Characteristic function (probability theory)

Characteristic function (probability theory)
The characteristic function of a uniform U(–1,1) random variable. This function is real-valued because it corresponds to a random variable that is symmetric around the origin; however in general case characteristic functions may be complex-valued.

In probability theory and statistics, the characteristic function of any random variable completely defines its probability distribution. Thus it provides the basis of an alternative route to analytical results compared with working directly with probability density functions or cumulative distribution functions. There are particularly simple results for the characteristic functions of distributions defined by the weighted sums of random variables.

In addition to univariate distributions, characteristic functions can be defined for vector- or matrix-valued random variables, and can even be extended to more generic cases.

The characteristic function always exists when treated as a function of a real-valued argument, unlike the moment-generating function. There are relations between the behavior of the characteristic function of a distribution and properties of the distribution, such as the existence of moments and the existence of a density function.

Contents

Introduction

The characteristic function provides an alternative way for describing a random variable. Similarly to the cumulative distribution function


    F_X(x) = \operatorname{E}[\,\mathbf{1}_{\{X\leq x\}}\,]
  (where 1{X ≤ x} is the indicator function — it is equal to 1 when X ≤ x, and zero otherwise)

which completely determines behavior and properties of the probability distribution of the random variable X, the characteristic function


    \varphi_X(t) = \operatorname{E}[\,e^{itX}\,]

also completely determines behavior and properties of the probability distribution of the random variable X. The two approaches are equivalent in the sense that knowing one of the functions it is always possible to find the other, yet they both provide different insight for understanding the features of the random variable. However, in particular cases, there can be differences in whether these functions can be represented as expressions involving simple standard functions.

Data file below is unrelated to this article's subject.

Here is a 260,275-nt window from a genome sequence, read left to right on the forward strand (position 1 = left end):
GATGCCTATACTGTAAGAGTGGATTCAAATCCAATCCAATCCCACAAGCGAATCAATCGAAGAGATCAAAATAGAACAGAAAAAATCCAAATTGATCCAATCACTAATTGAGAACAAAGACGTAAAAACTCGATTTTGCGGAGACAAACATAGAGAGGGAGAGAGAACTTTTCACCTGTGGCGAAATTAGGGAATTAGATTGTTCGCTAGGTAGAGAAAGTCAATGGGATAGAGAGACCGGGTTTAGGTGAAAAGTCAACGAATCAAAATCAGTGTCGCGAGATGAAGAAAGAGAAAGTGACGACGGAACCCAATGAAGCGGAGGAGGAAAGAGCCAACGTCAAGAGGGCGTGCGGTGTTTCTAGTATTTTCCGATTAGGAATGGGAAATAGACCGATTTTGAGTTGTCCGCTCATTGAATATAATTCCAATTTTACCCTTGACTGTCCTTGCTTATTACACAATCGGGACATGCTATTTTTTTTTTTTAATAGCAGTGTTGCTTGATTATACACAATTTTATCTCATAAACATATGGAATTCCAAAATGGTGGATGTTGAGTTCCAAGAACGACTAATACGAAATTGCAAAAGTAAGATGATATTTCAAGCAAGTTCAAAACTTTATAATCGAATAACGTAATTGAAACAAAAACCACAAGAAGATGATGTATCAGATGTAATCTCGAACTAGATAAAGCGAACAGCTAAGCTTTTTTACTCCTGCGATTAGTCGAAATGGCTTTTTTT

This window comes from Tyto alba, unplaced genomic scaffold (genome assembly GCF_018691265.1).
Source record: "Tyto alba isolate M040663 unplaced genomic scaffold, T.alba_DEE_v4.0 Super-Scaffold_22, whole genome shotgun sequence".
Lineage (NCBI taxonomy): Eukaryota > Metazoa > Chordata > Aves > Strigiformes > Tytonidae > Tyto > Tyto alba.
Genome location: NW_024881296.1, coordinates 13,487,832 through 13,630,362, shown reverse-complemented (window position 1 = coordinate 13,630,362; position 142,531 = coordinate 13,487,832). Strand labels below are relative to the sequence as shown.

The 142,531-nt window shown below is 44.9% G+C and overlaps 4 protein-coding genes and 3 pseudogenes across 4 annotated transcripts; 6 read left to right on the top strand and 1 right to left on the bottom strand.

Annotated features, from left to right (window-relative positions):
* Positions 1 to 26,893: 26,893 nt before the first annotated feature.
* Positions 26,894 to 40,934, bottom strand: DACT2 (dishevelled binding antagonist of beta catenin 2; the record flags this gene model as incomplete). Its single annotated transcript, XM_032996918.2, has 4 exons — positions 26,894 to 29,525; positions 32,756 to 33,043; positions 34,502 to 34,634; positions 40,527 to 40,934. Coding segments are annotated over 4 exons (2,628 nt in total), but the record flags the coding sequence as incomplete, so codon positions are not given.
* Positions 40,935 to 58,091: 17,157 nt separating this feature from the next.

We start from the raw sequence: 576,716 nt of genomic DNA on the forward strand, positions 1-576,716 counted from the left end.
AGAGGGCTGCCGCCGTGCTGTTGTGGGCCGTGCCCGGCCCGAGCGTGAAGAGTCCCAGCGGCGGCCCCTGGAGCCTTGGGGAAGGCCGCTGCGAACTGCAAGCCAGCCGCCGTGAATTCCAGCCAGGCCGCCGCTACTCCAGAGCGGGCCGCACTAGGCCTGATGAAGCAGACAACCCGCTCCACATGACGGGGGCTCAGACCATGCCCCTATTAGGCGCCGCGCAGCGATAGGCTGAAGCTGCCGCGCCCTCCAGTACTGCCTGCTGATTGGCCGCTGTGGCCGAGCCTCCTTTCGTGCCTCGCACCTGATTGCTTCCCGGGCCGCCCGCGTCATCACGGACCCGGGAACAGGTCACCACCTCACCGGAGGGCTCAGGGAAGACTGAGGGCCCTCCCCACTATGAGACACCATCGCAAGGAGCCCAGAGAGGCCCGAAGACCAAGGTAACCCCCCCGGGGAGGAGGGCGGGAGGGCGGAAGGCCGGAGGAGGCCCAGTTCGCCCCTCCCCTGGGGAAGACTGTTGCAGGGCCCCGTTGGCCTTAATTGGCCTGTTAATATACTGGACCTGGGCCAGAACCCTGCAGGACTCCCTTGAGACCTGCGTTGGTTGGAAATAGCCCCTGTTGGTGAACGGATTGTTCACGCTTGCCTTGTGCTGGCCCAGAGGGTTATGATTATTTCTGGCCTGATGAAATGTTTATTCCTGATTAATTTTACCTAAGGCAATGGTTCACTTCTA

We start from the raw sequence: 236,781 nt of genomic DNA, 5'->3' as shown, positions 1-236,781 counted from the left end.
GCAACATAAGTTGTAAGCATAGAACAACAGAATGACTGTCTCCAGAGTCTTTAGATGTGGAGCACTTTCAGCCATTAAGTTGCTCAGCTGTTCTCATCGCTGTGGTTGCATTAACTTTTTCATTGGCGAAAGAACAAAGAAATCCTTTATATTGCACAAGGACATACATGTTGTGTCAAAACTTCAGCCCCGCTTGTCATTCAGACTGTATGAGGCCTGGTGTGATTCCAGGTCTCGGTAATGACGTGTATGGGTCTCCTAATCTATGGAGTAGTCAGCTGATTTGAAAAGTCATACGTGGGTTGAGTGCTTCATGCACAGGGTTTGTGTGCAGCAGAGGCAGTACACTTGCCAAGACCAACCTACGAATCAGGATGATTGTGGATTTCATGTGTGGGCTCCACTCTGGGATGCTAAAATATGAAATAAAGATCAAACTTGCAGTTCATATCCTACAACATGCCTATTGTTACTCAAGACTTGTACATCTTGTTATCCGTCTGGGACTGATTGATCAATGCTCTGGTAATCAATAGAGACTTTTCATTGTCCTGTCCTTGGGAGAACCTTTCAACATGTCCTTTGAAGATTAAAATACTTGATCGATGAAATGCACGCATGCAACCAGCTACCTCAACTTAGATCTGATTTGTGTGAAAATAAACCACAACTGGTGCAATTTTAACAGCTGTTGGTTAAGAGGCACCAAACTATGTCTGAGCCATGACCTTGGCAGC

If a random variable admits a density function, then the characteristic function is its dual, in the sense that each of them is a Fourier transform of the other. If a random variable has a moment-generating function, then the domain of the characteristic function can be extended to the complex plane, and


    \varphi_X(-it) = M_X(t). \,
  [1]

Note however that the characteristic function of a distribution always exists, even when the probability density function or moment-generating function do not.

The characteristic function approach is particularly useful in analysis of linear combinations of independent random variables. Another important application is to the theory of the decomposability of random variables.

Definition

For a scalar random variable X the characteristic function is defined as the expected value of eitX, where i is the imaginary unit, and tR is the argument of the characteristic function:


    \varphi_X\!:\mathbb{R}\to\mathbb{C}; \quad
                \varphi_X(t) = \operatorname{E}\big[e^{itX}\big] 
                             = \int_{-\infty}^\infty e^{itx}\,dF_X(x) \qquad 
                      \left( = \int_{-\infty}^\infty e^{itx} f_X(x)\,dx \right)

Here FX is the cumulative distribution function of X, and the integral is of the Riemann–Stieltjes kind. If random variable X has a probability density function ƒX, then the characteristic function is its Fourier transform,[2] and the last formula in parentheses is valid.